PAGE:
Google Play icon

‘Current test’ for water pollution

Share
Posted March 3, 2014

A simple test of electrical conductivity could be used as a parameter for water quality, according to new research published in the Journal of Tropical and Agricultural Sciences. The research investigated whether this single parameter could be used instead of the more complex current tests used in Malaysia to measure water pollution. The author believes the test should be included in the water quality index in the future.

Currently, the Malaysian Water Quality Index (WQI) is based on six water parameters. This allows a lot of data to be broken down into six measures, but there are weaknesses, and it is certainly not comprehensive. The use of conductivity tests can inform of sulfate, bicarbonate, and chlorides of calcium, magnesium, and sodium in water, and is used in some still water lakes, but isn’t currently used in running rivers.

Yap CK, from Universiti Putra Malaysia, took nine periodic samplings at eight sites along the Malaysian Langat river, including both polluted downstream and unpolluted upstream sites. The results show that there are consistently higher levels of electrical conductivity in the more polluted downstream, and this was in line with two current measures – dissolved oxygen and suspended solids. Since it is much easier and faster to measure electrical than these two factors, its use as a single indicator of water pollution in tropical rivers is proposed.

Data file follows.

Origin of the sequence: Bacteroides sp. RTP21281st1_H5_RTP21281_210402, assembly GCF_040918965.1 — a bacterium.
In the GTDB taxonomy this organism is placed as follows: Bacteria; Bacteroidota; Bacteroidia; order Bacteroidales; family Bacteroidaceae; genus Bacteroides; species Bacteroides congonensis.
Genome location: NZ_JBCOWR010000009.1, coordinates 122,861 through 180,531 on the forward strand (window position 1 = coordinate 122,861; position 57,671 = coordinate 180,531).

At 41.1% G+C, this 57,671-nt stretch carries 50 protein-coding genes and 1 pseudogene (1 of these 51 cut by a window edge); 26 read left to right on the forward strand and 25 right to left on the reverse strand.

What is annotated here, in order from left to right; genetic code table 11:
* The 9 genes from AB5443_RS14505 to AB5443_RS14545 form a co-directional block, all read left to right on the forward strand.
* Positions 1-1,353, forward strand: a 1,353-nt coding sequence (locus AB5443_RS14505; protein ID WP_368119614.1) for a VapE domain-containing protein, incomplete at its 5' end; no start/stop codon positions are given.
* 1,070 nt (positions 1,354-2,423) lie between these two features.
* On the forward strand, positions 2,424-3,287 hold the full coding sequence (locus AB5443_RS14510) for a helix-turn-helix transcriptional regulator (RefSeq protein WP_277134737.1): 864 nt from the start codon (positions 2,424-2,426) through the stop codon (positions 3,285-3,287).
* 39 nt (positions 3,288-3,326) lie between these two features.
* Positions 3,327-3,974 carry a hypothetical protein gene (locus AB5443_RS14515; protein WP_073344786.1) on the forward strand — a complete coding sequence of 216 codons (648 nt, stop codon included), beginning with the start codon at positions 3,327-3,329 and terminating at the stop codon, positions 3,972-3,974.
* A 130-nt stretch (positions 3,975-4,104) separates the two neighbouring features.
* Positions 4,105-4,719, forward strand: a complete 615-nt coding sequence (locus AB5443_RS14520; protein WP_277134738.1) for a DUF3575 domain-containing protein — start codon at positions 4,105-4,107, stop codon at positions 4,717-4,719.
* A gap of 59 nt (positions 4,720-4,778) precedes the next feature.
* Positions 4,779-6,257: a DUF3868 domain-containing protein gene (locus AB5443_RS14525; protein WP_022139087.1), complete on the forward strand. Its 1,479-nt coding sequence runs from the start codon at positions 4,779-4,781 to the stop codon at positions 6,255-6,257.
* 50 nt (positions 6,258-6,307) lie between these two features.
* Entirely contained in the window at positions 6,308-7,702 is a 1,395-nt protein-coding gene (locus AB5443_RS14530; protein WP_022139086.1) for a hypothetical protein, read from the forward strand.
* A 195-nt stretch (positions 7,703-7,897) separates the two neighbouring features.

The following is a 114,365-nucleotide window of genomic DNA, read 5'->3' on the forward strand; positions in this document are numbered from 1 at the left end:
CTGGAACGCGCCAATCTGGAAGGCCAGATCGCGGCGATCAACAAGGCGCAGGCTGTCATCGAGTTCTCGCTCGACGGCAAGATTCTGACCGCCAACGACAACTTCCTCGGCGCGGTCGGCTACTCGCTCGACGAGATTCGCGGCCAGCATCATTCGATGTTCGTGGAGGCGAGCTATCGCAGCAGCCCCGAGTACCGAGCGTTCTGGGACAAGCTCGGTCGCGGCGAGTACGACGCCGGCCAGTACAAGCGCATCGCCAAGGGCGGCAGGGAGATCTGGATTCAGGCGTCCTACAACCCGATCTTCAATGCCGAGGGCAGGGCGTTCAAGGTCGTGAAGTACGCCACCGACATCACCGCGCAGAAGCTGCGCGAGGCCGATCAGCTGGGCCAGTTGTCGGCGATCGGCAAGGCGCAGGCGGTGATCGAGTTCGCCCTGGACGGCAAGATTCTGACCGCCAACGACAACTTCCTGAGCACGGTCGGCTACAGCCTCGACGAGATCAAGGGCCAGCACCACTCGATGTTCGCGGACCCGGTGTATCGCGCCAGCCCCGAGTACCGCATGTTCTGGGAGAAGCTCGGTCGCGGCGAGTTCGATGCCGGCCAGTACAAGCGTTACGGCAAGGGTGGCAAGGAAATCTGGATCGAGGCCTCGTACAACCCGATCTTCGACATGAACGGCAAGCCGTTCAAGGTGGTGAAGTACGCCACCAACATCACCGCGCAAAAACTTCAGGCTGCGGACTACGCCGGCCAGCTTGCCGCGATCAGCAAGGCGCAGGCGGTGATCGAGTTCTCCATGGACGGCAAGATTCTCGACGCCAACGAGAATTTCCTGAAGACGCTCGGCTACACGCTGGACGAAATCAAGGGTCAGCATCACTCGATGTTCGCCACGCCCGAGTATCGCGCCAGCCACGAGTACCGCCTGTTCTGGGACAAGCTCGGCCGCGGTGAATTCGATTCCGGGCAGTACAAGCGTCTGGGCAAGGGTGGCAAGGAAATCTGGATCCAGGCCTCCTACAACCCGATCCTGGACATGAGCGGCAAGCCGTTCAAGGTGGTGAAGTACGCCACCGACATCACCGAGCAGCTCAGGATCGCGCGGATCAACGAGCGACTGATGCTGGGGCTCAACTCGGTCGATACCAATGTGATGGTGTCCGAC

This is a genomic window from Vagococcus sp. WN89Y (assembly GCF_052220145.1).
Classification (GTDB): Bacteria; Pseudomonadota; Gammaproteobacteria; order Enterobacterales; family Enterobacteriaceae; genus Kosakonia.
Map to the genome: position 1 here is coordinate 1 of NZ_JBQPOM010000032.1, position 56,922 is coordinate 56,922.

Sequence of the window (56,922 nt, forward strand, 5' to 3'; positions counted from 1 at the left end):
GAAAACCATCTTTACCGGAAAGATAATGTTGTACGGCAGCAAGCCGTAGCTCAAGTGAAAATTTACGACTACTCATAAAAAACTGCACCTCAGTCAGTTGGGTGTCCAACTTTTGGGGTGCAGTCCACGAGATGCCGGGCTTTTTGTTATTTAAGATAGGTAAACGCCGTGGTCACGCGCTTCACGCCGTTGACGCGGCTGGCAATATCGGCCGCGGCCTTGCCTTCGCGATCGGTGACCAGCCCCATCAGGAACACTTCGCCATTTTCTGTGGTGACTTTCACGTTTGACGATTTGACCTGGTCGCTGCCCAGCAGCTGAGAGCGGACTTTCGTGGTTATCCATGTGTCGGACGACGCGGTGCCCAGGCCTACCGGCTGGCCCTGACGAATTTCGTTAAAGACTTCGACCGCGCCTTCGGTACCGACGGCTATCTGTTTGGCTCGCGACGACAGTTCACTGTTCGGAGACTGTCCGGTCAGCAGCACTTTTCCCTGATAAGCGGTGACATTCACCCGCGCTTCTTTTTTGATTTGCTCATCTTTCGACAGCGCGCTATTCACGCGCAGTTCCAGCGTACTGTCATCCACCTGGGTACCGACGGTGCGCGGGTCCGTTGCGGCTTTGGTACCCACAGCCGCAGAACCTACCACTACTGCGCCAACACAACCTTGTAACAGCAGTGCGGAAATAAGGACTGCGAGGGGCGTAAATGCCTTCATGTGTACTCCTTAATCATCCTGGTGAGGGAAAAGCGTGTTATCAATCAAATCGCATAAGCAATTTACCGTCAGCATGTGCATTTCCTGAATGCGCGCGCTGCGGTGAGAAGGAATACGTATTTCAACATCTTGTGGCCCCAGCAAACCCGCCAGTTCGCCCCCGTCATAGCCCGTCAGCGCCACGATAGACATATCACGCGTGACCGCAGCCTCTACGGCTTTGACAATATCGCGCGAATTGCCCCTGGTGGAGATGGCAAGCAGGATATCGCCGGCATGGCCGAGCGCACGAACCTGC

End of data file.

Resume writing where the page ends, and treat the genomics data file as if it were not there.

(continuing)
Source: Press release distributed by ResearchSEA for Pertanika Journal

Featured news from related categories:

Technology Org App
Google Play icon
85,465 science & technology articles

Most Popular Articles

  1. New treatment may reverse celiac disease (October 22, 2019)
  2. "Helical Engine" Proposed by NASA Engineer could Reach 99% the Speed of Light. But could it, really? (October 17, 2019)
  3. The World's Energy Storage Powerhouse (November 1, 2019)
  4. Plastic waste may be headed for the microwave (October 18, 2019)
  5. Universe is a Sphere and Not Flat After All According to a New Research (November 7, 2019)

Follow us

Facebook   Twitter   Pinterest   Tumblr   RSS   Newsletter via Email